Monday, December 6, 2010

Monday December 6, 2010 Big Tent Poetry/And What I Saw Sunday



My write was inspired by Referential Magazine, Self Portrait as Fake Saint with a wheel

Woman's Work

I remember a little wheel with teeth,
Found in my Mother's sewing box,
A box bound with a blue ribbon,
Magical tools, for marking and measuring,
Sharp shiny scissors, and needles and pins.
Endless spools of colorful thread.

In time I learned to sew,
But never as well as my Mother,
Or Grandmother who's tiny
Stitches were admired and envied.

I remember the patterns
She would purchase at the store.
They came in a large envelope,
The picture of the finished
Garment on the front,
She would carefully extract the patterns,
Printed on thin tissue paper,
The color yellow ocher,
Easily torn.

The pattern once cut out,
Was pinned to the fabric,
Which was cut out,
And carefully sew,
Into the desired garment.
Something for everyone.

In those days,
And for some years after,
Each home was a mini-factory.
Each house had a garden,
And maybe chickens.

Just a few years earlier,
People who lived in the city,
But spent the summer on the bay,
Would have the "help'"
Walk the milk-cow down,
Some thirty miles.
To enjoy the cool bay breezes.
For it was long before air conditioners.

The milk-man still made his rounds,
As well as the lecherous ice-man,
Who delivered blocks of dripping ice,
Giving small chunks to
Laughing children in the neighborhood.

And women often worked together,
To preserve and can food at harvest,
Women still made quilts,
And young women
Filled their "hope chests,"
With fancy needlework,
They read etiquette books,
Amy Vanderbilt's Complete Book of Etiquette.
In those days no one wanted to be incorrect.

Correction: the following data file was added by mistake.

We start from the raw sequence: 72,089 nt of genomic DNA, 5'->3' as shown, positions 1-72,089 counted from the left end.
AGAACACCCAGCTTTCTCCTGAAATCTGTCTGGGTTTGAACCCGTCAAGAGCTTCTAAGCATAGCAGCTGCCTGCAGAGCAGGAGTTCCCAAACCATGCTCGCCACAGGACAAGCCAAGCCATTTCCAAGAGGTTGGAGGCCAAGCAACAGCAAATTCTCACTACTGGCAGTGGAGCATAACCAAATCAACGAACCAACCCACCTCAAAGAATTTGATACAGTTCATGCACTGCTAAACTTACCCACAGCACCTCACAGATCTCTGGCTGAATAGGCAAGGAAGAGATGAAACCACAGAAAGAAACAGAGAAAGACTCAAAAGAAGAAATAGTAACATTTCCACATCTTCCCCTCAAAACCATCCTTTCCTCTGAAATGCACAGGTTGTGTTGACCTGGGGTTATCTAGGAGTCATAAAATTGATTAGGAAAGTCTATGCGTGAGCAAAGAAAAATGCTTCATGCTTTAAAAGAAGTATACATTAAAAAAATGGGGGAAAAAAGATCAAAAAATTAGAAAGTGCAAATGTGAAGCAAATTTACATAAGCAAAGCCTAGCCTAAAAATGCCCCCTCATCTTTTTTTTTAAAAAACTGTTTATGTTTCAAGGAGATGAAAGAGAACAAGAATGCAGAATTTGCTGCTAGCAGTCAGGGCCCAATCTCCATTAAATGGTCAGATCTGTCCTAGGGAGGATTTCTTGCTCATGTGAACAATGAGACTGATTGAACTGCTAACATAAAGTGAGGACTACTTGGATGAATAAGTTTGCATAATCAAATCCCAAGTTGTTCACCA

Just the perfect gossip across the fence,
Who did what - when.

Thou times have changed,
I'm sure, it still holds true,
No one wants to be incorrect.
But who has time?
And where has time gone?
Both men and women work,
And pursue careers,
Raise families,
Everything is on the fly.

In the days of my Mother and my Grandmother,
Women worked hard,
But the jobs were at home,
A woman's interest was her garden,
Her home and her family.

Today women still work hard,
And they have no time for
The frivolous activities,*
Of my ancestors.

*Characterized by insincerity, irony, or whimsical exaggeration = tongue-in-cheek.



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http://isawsunday.blogspot.com/

Giants In Winter
Skeletons of giants,
Dot the landscape,
Dressed in gray,
Just a short time ago,
You were full and lush,
Now you are no refuge,
For winged travelers.
All is exposed.

17 comments:

  1. these are life's moments that you made me recall and that's sweet! here's mine- http://fiveloaf.wordpress.com/2010/01/15/head/

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  2. Annell, although I enjoyed your memories and the thoughts they occasioned for you, as well as for myself, I absolutely love the second poem. You are the Bone Woman, singing over the bones, putting flesh back on them, bringing them back to life. Incredible, and congratulations,

    Elizabeth

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  3. Are those things in the past really 'frivolous'? looking after a family was surely important? Loved your theme here and a point well made.